In the ongoing “pop culture” debate as to whether or not the pursuit of AI will result in Terminators that destroy humanity, there are many other more informed and nuanced discussions occurring in academic and business circles about the consequences and implications of continued advances in AI. A surprising number of legitimate AI researchers are of the belief that many of us will live to see “conscious” artificial intelligence in our lifetime.
But what are the ramifications of replicating awareness, and not just intelligence, in our machines?
My preliminary thinking on the implications of “awake” machines began in graduate school at UPENN, where I studied positive psychology and cognitive science, but was heightened by reading the essays of folks like Ben Goertzel and Nick Bostrom, as well as the neuroscience research of BrainGate and Ted Berger.
Bostrom’s 2014 poll of AI researchers shed light on the reasonably large portion of PhDs in the field who are optimistic about seeing human-level intelligence within their lifetimes. My own 2015 poll focused on another facet of replicating life in silicon: consciousness. I asked 33 AI researchers when they believed that we might see the development of machines that are legitimately self-aware, in the same way that animals are today.
You can see and interact with the entire set of responses from this poll in a previous article highlighting our AI consciousness consensus. Below is a highlight of the responses, organized by pre-provided timeframes, with eight researchers predicting 2036-2060 as the timeframe in which sentient machines are likely to emerge:
While having an “awake” computer doesn’t seem to have grand ethical ramifications in and of itself, it’s worth noting that most people (and a great many philosophers) agree that consciousness is what makes something morally relevant—”good” or “bad”—if you will.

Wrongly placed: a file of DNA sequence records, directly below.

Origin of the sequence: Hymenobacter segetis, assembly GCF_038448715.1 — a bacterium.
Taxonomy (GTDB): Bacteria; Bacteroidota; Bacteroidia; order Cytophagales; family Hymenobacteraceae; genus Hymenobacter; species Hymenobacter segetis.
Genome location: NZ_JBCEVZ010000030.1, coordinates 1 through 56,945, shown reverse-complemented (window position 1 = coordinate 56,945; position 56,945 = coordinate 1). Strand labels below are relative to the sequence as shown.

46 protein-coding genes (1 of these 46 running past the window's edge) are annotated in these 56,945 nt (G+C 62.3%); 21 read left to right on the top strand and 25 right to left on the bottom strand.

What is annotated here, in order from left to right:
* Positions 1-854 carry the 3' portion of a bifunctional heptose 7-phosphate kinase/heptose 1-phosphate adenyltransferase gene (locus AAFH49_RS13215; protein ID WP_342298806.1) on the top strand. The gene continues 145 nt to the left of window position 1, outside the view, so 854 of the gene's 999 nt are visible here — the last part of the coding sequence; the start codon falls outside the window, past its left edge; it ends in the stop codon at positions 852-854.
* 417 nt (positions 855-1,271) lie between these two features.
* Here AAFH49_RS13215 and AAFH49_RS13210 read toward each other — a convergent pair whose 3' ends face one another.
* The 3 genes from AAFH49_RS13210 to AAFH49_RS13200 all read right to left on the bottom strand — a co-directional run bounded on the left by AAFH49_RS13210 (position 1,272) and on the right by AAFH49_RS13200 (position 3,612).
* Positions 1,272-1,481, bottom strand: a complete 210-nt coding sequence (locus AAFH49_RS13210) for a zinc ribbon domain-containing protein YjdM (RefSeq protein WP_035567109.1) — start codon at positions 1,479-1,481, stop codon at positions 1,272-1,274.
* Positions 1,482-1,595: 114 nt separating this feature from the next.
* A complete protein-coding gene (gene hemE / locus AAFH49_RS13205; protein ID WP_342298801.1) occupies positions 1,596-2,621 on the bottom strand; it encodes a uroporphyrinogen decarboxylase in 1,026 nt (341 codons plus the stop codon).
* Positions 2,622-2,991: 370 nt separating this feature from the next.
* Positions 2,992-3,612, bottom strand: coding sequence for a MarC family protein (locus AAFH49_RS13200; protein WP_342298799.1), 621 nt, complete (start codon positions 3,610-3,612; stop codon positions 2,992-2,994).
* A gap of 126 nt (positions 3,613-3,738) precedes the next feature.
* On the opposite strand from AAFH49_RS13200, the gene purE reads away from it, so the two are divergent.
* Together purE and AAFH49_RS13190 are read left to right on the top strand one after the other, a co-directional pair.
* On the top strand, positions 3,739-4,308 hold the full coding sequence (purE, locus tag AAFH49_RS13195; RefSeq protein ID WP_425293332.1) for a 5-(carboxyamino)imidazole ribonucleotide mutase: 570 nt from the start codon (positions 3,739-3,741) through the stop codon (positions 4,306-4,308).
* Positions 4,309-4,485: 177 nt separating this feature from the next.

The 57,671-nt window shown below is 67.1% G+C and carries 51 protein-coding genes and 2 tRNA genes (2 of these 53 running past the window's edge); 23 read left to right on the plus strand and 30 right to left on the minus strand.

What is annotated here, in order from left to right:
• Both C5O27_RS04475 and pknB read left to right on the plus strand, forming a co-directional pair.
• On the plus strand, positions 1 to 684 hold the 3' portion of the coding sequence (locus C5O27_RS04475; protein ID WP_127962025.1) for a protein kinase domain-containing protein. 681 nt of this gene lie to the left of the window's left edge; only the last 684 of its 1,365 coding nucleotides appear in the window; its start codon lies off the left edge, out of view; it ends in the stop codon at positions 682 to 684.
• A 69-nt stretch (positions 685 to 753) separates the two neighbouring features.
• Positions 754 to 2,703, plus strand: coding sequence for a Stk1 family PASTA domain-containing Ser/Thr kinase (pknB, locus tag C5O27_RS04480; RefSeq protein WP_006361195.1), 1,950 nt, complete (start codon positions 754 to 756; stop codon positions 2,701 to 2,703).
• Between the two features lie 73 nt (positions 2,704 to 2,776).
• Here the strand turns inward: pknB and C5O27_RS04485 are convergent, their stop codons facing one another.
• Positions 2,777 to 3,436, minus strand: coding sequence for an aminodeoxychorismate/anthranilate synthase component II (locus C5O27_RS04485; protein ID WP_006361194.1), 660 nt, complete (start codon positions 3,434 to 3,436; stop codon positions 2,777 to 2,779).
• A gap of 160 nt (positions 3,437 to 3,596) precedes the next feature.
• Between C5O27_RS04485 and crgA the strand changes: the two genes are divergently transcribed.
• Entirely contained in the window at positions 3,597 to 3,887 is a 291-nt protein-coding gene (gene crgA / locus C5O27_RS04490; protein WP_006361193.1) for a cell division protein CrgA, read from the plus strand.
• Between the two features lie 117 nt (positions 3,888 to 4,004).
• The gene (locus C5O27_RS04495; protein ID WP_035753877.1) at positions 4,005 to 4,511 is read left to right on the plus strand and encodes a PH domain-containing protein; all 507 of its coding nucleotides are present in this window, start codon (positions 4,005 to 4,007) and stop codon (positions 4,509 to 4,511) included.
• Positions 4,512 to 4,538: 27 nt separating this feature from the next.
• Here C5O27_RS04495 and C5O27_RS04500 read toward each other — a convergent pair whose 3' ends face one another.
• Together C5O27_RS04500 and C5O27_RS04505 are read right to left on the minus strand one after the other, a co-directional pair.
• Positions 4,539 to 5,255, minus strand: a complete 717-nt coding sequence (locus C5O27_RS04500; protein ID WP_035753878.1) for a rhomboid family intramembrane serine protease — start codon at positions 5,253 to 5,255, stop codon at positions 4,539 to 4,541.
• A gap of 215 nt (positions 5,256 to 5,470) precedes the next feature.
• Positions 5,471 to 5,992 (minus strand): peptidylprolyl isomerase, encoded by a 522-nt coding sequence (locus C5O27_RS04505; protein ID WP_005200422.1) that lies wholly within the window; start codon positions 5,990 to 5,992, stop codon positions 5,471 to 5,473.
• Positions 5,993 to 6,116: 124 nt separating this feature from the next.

If I kick my vacuum cleaner, it might be morally consequential in that it might hurt my foot, or it might be indicative of my anger or frustration. The vacuum is not affected, because it is not aware of itself. If someone were to kick their dog, this would be an entirely different story. When an entity is conscious, it weighs on a moral scale. You don’t have to be a utilitarian or abolitionist (in the Pearce-ian sense) to follow this reasoning.
A hypothetical computer “awareness”—assuming it followed the trajectory of other computer technologies over years of development—could be expected to be more “aware” each passing year, potentially trumping the self-reflective and sensory capacity of animals, or even of man.
In terms of moral gravity at stake, here’s how the thought experiment goes:
IF: Consciousness is what ultimately matters on a moral scale
AND: We may be able to create and exponentially expand consciousness itself in machines
THEN: Isn’t the digital creation of consciousness of the greatest conceivable ethical gravity?
Though I’m not one to prognosticate, I’m also not easily able to forget something so compelling. Even if it was our grandchildren who’d have to juggle the consequences of aware and intelligence machines (though many experts don’t believe the wait will be that long), wouldn’t that still warrant an open-minded, well-intended, and interdisciplinary conversation around how these technologies will be managed and permitted to enter the world?
If consciousness is what ultimately counts, it would seem that we might want to think critically about how we play with that morally-relevant “stuff”, assuming we are in fact moving closer to self-aware machines. Even if some PhDs are wrong and we are hundreds of years off from reaching such a precipice in consciousness, isn’t it worth seriously thinking about how we design and roll out what will potentially come after us, and potentially supersede us?